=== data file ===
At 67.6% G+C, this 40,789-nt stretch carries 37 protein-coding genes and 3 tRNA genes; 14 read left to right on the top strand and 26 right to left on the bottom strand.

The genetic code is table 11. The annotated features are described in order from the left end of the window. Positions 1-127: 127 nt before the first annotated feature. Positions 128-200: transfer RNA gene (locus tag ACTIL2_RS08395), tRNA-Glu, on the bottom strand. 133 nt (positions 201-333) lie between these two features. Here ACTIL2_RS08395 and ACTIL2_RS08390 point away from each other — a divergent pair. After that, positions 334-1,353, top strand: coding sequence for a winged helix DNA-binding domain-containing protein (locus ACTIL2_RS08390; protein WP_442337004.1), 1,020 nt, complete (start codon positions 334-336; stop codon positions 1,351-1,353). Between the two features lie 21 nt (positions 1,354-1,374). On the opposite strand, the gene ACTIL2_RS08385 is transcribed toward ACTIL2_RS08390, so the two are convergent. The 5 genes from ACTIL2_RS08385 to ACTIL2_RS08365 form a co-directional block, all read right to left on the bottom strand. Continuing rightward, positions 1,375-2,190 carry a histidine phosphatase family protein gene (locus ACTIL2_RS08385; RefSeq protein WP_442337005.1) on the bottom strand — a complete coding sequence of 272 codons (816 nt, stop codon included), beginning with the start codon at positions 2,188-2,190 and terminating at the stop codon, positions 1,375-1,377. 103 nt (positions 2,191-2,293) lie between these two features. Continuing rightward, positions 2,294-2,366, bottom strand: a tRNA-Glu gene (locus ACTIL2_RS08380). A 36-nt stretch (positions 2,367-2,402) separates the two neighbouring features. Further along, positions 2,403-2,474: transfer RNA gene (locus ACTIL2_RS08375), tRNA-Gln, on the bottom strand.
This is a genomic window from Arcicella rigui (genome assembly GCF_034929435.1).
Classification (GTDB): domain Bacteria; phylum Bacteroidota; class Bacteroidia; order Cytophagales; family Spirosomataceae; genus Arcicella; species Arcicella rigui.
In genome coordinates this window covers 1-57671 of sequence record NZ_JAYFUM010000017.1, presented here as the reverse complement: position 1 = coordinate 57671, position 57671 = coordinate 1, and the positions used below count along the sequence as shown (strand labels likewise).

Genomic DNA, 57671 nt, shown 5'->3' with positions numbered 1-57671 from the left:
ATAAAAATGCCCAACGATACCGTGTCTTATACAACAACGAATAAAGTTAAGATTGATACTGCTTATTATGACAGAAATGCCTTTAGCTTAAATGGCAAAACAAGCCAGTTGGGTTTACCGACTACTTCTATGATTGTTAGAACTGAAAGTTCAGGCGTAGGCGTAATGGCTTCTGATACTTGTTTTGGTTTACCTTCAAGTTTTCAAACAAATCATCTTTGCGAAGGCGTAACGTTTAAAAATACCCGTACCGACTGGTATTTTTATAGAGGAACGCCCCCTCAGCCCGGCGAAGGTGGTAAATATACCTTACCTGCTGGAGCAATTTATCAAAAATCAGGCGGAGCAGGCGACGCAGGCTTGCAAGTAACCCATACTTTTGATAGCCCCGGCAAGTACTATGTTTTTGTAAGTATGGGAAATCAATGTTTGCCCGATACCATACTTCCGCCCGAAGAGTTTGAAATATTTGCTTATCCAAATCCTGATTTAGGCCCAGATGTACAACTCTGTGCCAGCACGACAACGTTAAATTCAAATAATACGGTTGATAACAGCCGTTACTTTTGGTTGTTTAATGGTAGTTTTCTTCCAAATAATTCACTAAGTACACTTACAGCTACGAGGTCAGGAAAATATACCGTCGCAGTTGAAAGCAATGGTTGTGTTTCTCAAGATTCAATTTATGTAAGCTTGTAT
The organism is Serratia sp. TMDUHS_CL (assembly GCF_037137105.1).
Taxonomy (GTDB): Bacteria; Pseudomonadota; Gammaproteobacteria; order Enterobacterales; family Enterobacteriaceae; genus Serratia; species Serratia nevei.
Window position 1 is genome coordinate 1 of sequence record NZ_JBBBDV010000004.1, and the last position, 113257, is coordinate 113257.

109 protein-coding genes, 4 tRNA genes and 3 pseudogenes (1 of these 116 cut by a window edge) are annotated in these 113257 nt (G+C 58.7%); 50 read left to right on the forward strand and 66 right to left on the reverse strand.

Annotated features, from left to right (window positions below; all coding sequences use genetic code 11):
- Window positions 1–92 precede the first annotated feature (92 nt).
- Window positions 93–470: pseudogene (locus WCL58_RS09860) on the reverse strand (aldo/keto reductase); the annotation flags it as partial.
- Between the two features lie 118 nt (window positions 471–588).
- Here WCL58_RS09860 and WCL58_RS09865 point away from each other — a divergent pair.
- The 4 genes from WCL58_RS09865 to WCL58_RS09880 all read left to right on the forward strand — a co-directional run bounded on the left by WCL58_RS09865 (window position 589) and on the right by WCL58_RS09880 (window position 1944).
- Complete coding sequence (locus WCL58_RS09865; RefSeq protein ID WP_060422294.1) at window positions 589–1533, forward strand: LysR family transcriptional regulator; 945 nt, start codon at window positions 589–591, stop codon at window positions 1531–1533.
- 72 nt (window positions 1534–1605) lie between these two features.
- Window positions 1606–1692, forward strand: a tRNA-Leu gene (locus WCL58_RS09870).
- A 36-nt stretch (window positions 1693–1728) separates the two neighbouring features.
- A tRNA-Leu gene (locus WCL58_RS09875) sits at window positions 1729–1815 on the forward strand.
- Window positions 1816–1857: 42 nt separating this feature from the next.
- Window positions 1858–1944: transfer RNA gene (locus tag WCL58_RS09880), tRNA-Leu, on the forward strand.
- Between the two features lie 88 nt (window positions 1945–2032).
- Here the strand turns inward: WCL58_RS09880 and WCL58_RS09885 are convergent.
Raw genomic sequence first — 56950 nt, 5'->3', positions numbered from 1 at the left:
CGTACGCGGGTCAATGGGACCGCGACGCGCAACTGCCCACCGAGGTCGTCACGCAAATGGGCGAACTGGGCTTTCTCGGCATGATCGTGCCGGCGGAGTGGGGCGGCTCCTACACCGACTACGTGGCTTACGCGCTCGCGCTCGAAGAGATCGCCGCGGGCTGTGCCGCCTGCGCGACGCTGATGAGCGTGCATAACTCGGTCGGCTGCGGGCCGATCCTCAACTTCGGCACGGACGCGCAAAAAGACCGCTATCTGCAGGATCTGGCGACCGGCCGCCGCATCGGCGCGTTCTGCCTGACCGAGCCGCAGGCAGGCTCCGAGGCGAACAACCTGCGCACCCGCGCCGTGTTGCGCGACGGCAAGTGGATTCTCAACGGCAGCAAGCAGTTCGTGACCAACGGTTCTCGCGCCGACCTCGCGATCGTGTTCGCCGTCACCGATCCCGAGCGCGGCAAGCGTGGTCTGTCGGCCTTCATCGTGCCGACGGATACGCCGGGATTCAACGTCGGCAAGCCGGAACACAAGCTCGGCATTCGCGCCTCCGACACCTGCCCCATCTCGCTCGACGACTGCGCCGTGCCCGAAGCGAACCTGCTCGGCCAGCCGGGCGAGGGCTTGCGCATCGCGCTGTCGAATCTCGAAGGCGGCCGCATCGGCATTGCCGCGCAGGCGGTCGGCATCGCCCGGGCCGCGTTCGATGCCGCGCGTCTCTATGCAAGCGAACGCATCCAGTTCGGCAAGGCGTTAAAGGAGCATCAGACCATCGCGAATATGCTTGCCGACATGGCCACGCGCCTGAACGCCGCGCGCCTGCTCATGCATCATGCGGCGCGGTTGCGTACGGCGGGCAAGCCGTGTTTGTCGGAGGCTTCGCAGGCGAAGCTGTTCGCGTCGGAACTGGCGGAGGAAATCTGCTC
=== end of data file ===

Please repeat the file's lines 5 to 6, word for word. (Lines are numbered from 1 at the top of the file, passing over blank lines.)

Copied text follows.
In genome coordinates this window covers 1-57671 of sequence record NZ_JAYFUM010000017.1, presented here as the reverse complement: position 1 = coordinate 57671, position 57671 = coordinate 1, and the positions used below count along the sequence as shown (strand labels likewise).

Genomic DNA, 57671 nt, shown 5'->3' with positions numbered 1-57671 from the left: